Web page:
Canada Free Press writer Christopher Massie writes:

Sarah Palin’s next move, at the age of 38 (in 2002), was a bid for Lieutenant Governor of Alaska—running against 4 other Republicans in a primary in which she came in second. This loss would expose Sarah to what was possibly the most extreme case of political nepotism she had yet witnessed in her career. After her defeat for Lieutenant Governor of Alaska, Palin campaigned intensely throughout the state of Alaska for Frank Murkowski and Loren Leman—the team running for Governor-Lieutenant Governor of Alaska. Sarah Palin would spend countless hours rallying for Frank Murkowski, befriending the man, cheering him on—hoping his win would secure for her his vacated seat in the Senate. Murkowski won. Palin was on the short list for his vacated Senate seat—everyone said she was a shoe in.

In what continues to this day to be called one of the most flagrant displays of unwarranted nepotism, Frank Murkowski—in typical old boys’ school demeanor—selected his daughter, State Representative Lisa Murkowski, to be his successor in the Senate. Palin would instead be offered and accept an appointment to the Alaska Oil and Gas Conservation Commission, where she would expose myriad ethics violations. The old boys’ networks would continue to be served notice, and Murkowski and Palin would be set on an inevitable collision course that would collide just a few years later.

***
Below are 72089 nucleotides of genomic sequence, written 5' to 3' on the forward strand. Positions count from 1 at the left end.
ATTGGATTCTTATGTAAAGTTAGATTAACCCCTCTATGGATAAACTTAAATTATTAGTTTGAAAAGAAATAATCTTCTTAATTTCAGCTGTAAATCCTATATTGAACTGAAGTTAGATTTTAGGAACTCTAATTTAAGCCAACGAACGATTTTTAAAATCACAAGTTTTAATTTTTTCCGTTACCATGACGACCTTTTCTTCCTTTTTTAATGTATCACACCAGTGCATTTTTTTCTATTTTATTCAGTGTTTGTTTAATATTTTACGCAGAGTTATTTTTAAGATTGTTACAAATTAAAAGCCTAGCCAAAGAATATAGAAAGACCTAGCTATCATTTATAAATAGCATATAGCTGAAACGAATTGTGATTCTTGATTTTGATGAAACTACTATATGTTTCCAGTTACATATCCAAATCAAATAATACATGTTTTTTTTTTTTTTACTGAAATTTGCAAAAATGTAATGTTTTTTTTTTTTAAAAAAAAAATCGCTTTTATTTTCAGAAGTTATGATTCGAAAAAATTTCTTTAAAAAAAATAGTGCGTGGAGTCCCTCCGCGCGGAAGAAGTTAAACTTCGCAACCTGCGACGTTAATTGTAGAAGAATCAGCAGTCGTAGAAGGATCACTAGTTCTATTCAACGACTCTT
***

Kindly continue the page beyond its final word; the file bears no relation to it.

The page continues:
In 2006, at the age of 42, against all odds, first facing down Murkowski’s formidable war chest of funds, and later defeating Democrat Knowles by a margin of 48 to 40 percent, Sarah Palin became the youngest Governor of Alaska in history—as well as the State’s first female to ever hold the position.

Lot’s of bad blood, there. Lisa Murkowski’s father later lost to Palin in the governor’s race and then she lost to Palin’s protégé for the seat bequeathed to her by her father. Sarah Palin deposed the King and the Princess is unhappy. Boo hoo.